Farewell to a Giant Steel Gas Ball

It may be obsolete, but East Hampton’s Hortonsphere is not without admirers
National Grid workers are disassembling a decommissioned gas ball on Railroad Avenue in East Hampton Village. Morgan McGivern

       Anyone living in East Hampton for any length of time probably drives right past the big blue gas ball on Railroad Avenue and Fresno Place in East Hampton Village without batting an eye.

       Until now. Recent passers-by have no doubt noticed the huge National Grid crane at the site and the fact that the sky blue steel ball, which is also known as a Hortonsphere, is missing its top half and more accurately resembles a hemisphere.

       According to Wendy Ladd, a spokeswoman for National Grid, the gas ball, which was used to help maintain pressure in natural gas lines, was decommissioned about six weeks ago and will be just a memory by the end of the year.

       “As far as we know, it’s the last one on Long Island,” she said.

       Although not much of a fuss has been made about the gas ball’s demise, at least one resident, David Collins, is sad to see it go.

       Mr. Collins said when he heard the gas ball was going to be removed, he asked the village board to consider preserving it as a historic landmark, but to no avail.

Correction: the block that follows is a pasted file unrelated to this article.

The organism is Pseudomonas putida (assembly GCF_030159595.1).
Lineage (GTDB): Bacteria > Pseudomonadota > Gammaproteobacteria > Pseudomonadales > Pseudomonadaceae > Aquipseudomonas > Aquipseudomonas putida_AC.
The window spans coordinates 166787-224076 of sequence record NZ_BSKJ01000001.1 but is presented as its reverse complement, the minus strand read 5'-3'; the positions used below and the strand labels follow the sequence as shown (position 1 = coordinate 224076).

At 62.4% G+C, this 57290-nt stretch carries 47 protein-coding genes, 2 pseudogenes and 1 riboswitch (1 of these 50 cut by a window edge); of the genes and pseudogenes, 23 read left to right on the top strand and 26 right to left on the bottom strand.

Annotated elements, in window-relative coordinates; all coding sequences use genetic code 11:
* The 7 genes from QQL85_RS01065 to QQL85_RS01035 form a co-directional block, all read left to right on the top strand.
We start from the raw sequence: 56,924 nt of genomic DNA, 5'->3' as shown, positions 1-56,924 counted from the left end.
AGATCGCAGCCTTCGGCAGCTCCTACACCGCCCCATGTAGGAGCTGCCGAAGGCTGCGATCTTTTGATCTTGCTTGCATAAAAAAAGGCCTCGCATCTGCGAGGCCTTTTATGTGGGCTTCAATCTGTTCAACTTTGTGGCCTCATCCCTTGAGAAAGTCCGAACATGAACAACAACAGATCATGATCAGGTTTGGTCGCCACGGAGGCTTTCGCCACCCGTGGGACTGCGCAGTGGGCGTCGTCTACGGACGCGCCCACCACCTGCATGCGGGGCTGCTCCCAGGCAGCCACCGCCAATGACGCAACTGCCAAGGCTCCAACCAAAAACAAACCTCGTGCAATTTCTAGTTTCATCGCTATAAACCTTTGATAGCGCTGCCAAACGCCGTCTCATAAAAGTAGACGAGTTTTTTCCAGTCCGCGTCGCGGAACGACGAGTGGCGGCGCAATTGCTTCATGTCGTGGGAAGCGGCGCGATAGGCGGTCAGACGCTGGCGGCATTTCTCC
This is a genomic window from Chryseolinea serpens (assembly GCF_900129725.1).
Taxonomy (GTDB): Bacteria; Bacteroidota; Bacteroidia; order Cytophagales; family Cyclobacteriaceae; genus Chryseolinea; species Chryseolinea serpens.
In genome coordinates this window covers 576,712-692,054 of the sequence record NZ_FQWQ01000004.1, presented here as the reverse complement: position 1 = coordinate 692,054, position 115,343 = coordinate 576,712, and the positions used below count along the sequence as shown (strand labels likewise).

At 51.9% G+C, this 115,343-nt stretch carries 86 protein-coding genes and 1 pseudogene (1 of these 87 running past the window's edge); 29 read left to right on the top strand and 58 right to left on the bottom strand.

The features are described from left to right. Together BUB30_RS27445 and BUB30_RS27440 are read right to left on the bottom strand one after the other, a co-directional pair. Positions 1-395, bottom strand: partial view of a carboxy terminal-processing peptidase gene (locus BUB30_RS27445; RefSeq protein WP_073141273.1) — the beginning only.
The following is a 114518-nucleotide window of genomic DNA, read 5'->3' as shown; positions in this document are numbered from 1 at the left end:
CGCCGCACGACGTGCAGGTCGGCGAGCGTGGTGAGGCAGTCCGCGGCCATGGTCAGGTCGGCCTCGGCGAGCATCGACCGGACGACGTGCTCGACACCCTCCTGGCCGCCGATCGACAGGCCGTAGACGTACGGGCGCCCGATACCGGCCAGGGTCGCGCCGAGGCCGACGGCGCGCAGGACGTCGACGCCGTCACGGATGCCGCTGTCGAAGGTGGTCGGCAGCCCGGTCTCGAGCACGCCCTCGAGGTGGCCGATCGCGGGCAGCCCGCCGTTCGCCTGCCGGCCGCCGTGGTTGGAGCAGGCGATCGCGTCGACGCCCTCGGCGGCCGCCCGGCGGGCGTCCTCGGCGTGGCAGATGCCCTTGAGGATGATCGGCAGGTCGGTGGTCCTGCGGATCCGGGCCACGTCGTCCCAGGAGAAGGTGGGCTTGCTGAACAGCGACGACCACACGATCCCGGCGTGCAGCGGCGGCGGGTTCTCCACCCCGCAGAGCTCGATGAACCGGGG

“To me, it’s industrial architecture,” he said. “So is the Hook Mill. The Hook Mill was not built to be a historic monument. What time period does the village want to preserve? If it’s not made out of wood, they aren’t interested.”

       Mr. Collins said the gas ball was hand-riveted by teams of workers in the days before welding was a common construction practice and built to last.

       “It kind of breaks my heart to see it go,” he said.

       A larger gas ball on the Sag Harbor waterfront was disassembled in 2006, much to the consternation of many residents who had come to view the structure as a fixture on the village skyline.

       The East Hampton gas ball, which was built in 1928, became obsolete with the expansion of natural gas lines on the East End and the construction of updated regulating equipment.

       During periods of low demand, natural gas was pumped into the ball and held under pressure until it was released during periods of high demand.

       The tank was constructed of threequarter-inch-thick steel panels that were riveted together. Workers are using acetylene torches to cut the panels, which will be removed from the site and recycled.

       The name Hortonsphere is a trademark held by the Chicago Bridge & Iron Company, which manufactures all sorts of energy-production infrastructure and is named after one of the company’s founders, Horace Ebenezer Horton.